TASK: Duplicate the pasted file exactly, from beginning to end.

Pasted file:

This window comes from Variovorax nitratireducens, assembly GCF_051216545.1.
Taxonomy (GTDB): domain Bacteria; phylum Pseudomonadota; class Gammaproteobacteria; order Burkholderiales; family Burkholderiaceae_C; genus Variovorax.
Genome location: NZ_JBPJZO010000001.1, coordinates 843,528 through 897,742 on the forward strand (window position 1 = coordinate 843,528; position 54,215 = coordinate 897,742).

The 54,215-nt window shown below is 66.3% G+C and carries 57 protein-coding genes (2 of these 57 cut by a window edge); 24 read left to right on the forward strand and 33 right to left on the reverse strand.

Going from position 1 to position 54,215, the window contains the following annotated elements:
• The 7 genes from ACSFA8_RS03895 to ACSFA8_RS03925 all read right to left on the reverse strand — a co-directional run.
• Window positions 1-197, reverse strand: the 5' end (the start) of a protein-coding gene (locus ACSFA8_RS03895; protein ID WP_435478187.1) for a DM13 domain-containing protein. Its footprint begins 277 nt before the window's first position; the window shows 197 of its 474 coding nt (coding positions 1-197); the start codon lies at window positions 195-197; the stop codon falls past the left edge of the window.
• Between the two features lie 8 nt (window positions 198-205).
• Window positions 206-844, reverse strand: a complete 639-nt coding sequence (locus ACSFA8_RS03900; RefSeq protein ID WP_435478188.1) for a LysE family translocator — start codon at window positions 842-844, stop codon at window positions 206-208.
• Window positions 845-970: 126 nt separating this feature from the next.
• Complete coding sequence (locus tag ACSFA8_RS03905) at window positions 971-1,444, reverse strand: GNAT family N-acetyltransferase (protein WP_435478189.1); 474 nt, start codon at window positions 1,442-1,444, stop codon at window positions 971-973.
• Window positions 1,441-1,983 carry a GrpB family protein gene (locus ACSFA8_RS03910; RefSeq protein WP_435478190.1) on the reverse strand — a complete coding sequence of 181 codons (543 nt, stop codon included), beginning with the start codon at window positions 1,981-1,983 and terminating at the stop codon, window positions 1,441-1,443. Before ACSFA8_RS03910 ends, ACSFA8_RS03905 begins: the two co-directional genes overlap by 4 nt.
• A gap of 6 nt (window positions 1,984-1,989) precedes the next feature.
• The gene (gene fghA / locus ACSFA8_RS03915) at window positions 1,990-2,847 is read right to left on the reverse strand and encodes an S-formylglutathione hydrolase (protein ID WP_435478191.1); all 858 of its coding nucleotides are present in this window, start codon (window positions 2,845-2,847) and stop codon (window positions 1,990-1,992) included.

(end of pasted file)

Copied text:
This window comes from Variovorax nitratireducens, assembly GCF_051216545.1.
Taxonomy (GTDB): domain Bacteria; phylum Pseudomonadota; class Gammaproteobacteria; order Burkholderiales; family Burkholderiaceae_C; genus Variovorax.
Genome location: NZ_JBPJZO010000001.1, coordinates 843,528 through 897,742 on the forward strand (window position 1 = coordinate 843,528; position 54,215 = coordinate 897,742).

The 54,215-nt window shown below is 66.3% G+C and carries 57 protein-coding genes (2 of these 57 cut by a window edge); 24 read left to right on the forward strand and 33 right to left on the reverse strand.

Going from position 1 to position 54,215, the window contains the following annotated elements:
• The 7 genes from ACSFA8_RS03895 to ACSFA8_RS03925 all read right to left on the reverse strand — a co-directional run.
• Window positions 1-197, reverse strand: the 5' end (the start) of a protein-coding gene (locus ACSFA8_RS03895; protein ID WP_435478187.1) for a DM13 domain-containing protein. Its footprint begins 277 nt before the window's first position; the window shows 197 of its 474 coding nt (coding positions 1-197); the start codon lies at window positions 195-197; the stop codon falls past the left edge of the window.
• Between the two features lie 8 nt (window positions 198-205).
• Window positions 206-844, reverse strand: a complete 639-nt coding sequence (locus ACSFA8_RS03900; RefSeq protein ID WP_435478188.1) for a LysE family translocator — start codon at window positions 842-844, stop codon at window positions 206-208.
• Window positions 845-970: 126 nt separating this feature from the next.
• Complete coding sequence (locus tag ACSFA8_RS03905) at window positions 971-1,444, reverse strand: GNAT family N-acetyltransferase (protein WP_435478189.1); 474 nt, start codon at window positions 1,442-1,444, stop codon at window positions 971-973.
• Window positions 1,441-1,983 carry a GrpB family protein gene (locus ACSFA8_RS03910; RefSeq protein WP_435478190.1) on the reverse strand — a complete coding sequence of 181 codons (543 nt, stop codon included), beginning with the start codon at window positions 1,981-1,983 and terminating at the stop codon, window positions 1,441-1,443. Before ACSFA8_RS03910 ends, ACSFA8_RS03905 begins: the two co-directional genes overlap by 4 nt.
• A gap of 6 nt (window positions 1,984-1,989) precedes the next feature.
• The gene (gene fghA / locus ACSFA8_RS03915) at window positions 1,990-2,847 is read right to left on the reverse strand and encodes an S-formylglutathione hydrolase (protein ID WP_435478191.1); all 858 of its coding nucleotides are present in this window, start codon (window positions 2,845-2,847) and stop codon (window positions 1,990-1,992) included.